by Glen Pearson
“When civility is illusory, war is inevitable,” wrote author Steve Maraboli not long ago. You don’t have to look very far for verification of his claim. While some opponents will make nice in the next couple of weeks for Donald Trump’s inauguration, it won’t be real and it won’t be effective at creating cooperation.
We are increasingly living in a world where there is little common space where people of different opinions can hang up their weapons of verbal combat at the door before they partake in productive policy exchanges. There is already blood on the streets of Washington D.C. but it’s just not the literal kind. People are learning to hate, despise, mock, jeer, troll, attack, belittle and demean at levels rarely seen in the public space. And it plays itself out in local hangouts, various forms of media, and even at the recent Golden Globe awards.
Suddenly “being nice” isn’t so nice anymore. Even progressives who mocked Donald Trump’s arrogance and rhetoric have turned ugly as a result of the election. But this isn’t about who won; it’s about who voted. Trump successfully garnered over 60 million votes on his way to victory (yes, I know, Hillary Clinton won the popular vote). This wasn’t just some muckraker who bludgeoned his way to the White House. Donald Trump capitalized on the angst citizens were feeling towards the political system. Like it or not, he connected with voters in ways that were stunning. And the point is that he had the help of millions of Americans. This was a troubled democracy in action, with all its foibles.
The key now isn’t for those who lost to pour out their wrath on every political institution, but to begin the hard process of creating fair and respectful places of dialogue and debate in the public arena in order to bite back on the encroaching hatred. In democracy, the winners are supposed to be the citizens – they vote freely and are expected to abide by the results, whether or not they like it. But if both sides – winners and losers – continue in their animosity towards one another, no one will win. Like Martin Luther King Jr's. thought on the descending cycle of violence, the ongoing back and forth of political verbal violence can only lead to divisions so deep and profound that national healing can never occur. Ongoing opposition from Trump's opponents is to be expected, but not if it leads to a scorched earth democracy.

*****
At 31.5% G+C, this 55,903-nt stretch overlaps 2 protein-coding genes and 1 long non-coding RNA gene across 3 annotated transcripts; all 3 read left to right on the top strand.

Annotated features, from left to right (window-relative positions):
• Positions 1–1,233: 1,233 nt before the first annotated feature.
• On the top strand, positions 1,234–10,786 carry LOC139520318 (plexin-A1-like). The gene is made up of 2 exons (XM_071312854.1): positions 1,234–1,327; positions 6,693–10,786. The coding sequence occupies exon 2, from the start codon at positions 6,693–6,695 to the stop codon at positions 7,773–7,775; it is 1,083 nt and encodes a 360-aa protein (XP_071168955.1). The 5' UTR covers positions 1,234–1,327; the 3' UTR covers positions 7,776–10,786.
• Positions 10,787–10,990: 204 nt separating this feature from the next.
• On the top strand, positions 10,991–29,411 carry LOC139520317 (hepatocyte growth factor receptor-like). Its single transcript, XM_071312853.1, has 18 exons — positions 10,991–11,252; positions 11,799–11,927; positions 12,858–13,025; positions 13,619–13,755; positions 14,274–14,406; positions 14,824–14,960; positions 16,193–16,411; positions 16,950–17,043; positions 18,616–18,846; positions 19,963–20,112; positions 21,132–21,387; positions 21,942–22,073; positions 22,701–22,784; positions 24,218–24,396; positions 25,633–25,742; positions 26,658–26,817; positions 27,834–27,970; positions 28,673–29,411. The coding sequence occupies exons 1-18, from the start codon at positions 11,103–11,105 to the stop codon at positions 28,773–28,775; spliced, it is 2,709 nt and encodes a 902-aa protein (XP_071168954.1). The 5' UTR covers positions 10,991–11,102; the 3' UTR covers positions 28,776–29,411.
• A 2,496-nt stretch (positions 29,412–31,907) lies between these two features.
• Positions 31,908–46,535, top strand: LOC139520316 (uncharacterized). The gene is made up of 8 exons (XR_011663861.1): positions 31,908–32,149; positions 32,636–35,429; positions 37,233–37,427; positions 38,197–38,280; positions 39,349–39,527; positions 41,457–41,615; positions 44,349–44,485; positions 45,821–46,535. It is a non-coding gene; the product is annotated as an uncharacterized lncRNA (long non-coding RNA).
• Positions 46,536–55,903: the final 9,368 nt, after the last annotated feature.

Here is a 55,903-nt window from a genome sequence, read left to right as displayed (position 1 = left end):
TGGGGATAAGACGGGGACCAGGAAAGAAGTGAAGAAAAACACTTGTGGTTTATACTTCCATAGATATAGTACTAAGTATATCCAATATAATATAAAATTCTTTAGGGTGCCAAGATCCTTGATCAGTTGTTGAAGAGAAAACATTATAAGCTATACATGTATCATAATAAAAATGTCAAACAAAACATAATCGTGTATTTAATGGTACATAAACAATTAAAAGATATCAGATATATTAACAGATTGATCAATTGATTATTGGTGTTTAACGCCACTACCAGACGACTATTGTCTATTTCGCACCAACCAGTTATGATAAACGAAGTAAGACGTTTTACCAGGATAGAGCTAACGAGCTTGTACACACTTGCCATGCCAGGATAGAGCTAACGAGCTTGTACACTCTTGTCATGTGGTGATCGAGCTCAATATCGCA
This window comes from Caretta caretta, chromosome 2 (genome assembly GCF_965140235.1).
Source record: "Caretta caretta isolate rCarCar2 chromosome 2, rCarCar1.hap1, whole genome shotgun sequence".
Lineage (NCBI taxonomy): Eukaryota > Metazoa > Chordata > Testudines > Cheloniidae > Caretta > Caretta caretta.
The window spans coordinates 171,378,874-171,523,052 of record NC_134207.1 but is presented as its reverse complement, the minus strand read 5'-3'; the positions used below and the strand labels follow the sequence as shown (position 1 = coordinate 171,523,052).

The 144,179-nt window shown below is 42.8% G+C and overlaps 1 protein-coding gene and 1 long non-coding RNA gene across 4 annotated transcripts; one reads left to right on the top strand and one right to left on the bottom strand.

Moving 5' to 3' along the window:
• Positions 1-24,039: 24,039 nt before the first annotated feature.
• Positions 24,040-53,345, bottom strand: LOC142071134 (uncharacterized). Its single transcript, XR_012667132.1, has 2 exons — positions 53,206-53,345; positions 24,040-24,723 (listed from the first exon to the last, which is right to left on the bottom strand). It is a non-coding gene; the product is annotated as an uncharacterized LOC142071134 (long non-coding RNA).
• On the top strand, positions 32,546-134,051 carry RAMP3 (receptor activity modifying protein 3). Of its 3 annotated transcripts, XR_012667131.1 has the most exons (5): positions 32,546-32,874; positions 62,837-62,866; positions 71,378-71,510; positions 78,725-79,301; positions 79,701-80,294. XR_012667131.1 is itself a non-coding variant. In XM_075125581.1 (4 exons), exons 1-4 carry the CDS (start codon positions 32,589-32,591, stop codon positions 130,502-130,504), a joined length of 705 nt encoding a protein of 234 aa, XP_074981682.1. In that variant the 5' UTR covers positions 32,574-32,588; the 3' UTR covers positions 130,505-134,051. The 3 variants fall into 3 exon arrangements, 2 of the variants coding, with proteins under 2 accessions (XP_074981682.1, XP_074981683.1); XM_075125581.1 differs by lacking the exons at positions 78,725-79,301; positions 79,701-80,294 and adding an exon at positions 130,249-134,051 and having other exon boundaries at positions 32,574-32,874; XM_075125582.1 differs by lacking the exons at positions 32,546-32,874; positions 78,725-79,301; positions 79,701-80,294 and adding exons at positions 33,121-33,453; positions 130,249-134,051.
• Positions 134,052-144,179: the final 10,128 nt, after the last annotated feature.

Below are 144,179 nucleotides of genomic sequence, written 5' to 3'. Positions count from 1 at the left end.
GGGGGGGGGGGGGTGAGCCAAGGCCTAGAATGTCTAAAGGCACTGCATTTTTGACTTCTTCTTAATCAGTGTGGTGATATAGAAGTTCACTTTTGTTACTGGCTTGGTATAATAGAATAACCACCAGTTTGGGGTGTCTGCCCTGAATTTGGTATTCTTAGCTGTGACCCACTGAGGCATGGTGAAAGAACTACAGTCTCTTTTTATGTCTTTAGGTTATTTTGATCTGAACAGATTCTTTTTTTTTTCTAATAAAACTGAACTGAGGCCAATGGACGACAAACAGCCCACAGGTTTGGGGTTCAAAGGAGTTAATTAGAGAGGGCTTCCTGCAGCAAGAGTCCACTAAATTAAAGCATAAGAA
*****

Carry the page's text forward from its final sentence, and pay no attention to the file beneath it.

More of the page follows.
If Americans want to halt the decline, it won’t be by electing Republicans or Democrats, but by rising above their own disenchantment and anger. It has been clear for decades that the partisanship of the professional political classes has become increasingly dysfunctional, regardless of which party held power. This is what politics has become in many countries, and not just in America. Its only solution is to discover new ways of showing respect, creating places for consideration and dialogue, even when we don’t feel like it. Or as Kevin Stirtz put it: “To work best democracy needs a diversity of thoughts, ideas and expression. This is only possible with civility.”
In an era where everyone looks to venues to give their opinions, it is vital to remember that democracy’s prevailing strength isn’t in its opinions but in its consensus. Unless this is achieved among citizens and politicians, democratic decline is inevitable. Civility doesn’t get in the way of truth but is rather what is required to make truth discoverable in the public arena. Exercised properly, civility opens the door to consensus by keeping the players in the room long enough to establish common ground.
The key to recovering our political health is to interact with those we might disagree with without holding their opinion against them. The point isn’t to best them, but to find accommodations so that we can live together based on our commonalities, while yet respecting our distinctions.
"I hold to the idea that civility, understood as the willingness to engage in public discourse, is the first virtue of citizens" ... Mark Kingwell
These are hard truths, but then again these are hard times for democracy. It is all about making civil society real. If our political representatives can’t do it because of partisan dysfunction, then the millions of citizens who no longer belong to such parties must find ways of making politics real and workable again. There is no diversity without tensions, but neither should their be public spaces without respect. Far from being passé or redundant, civility might prove our only way forward.